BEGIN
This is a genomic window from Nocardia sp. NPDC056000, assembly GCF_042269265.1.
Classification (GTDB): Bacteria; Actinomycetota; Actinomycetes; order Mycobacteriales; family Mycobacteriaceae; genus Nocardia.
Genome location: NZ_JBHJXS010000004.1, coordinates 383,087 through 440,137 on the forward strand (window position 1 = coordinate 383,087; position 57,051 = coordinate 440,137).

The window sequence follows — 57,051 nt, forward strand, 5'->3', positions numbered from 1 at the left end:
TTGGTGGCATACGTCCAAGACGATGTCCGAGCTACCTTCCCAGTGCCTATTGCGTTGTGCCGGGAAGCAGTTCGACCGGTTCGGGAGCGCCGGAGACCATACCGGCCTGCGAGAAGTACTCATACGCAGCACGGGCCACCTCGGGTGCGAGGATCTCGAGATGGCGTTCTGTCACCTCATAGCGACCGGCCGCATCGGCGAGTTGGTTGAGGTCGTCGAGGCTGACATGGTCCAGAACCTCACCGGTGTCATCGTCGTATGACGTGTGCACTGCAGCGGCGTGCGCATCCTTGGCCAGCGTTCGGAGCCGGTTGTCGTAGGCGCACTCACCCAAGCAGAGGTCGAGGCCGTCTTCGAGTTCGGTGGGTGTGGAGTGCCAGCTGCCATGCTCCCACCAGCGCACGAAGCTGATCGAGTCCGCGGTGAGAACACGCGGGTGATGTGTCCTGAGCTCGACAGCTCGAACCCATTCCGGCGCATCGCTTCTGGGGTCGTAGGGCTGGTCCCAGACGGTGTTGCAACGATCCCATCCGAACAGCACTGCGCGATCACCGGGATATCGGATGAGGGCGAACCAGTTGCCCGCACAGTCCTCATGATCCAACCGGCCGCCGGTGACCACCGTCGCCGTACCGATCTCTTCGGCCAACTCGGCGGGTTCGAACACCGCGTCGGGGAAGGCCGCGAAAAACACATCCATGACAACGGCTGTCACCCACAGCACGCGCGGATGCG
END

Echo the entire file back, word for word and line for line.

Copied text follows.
This is a genomic window from Nocardia sp. NPDC056000, assembly GCF_042269265.1.
Classification (GTDB): Bacteria; Actinomycetota; Actinomycetes; order Mycobacteriales; family Mycobacteriaceae; genus Nocardia.
Genome location: NZ_JBHJXS010000004.1, coordinates 383,087 through 440,137 on the forward strand (window position 1 = coordinate 383,087; position 57,051 = coordinate 440,137).

The window sequence follows — 57,051 nt, forward strand, 5'->3', positions numbered from 1 at the left end:
TTGGTGGCATACGTCCAAGACGATGTCCGAGCTACCTTCCCAGTGCCTATTGCGTTGTGCCGGGAAGCAGTTCGACCGGTTCGGGAGCGCCGGAGACCATACCGGCCTGCGAGAAGTACTCATACGCAGCACGGGCCACCTCGGGTGCGAGGATCTCGAGATGGCGTTCTGTCACCTCATAGCGACCGGCCGCATCGGCGAGTTGGTTGAGGTCGTCGAGGCTGACATGGTCCAGAACCTCACCGGTGTCATCGTCGTATGACGTGTGCACTGCAGCGGCGTGCGCATCCTTGGCCAGCGTTCGGAGCCGGTTGTCGTAGGCGCACTCACCCAAGCAGAGGTCGAGGCCGTCTTCGAGTTCGGTGGGTGTGGAGTGCCAGCTGCCATGCTCCCACCAGCGCACGAAGCTGATCGAGTCCGCGGTGAGAACACGCGGGTGATGTGTCCTGAGCTCGACAGCTCGAACCCATTCCGGCGCATCGCTTCTGGGGTCGTAGGGCTGGTCCCAGACGGTGTTGCAACGATCCCATCCGAACAGCACTGCGCGATCACCGGGATATCGGATGAGGGCGAACCAGTTGCCCGCACAGTCCTCATGATCCAACCGGCCGCCGGTGACCACCGTCGCCGTACCGATCTCTTCGGCCAACTCGGCGGGTTCGAACACCGCGTCGGGGAAGGCCGCGAAAAACACATCCATGACAACGGCTGTCACCCACAGCACGCGCGGATGCG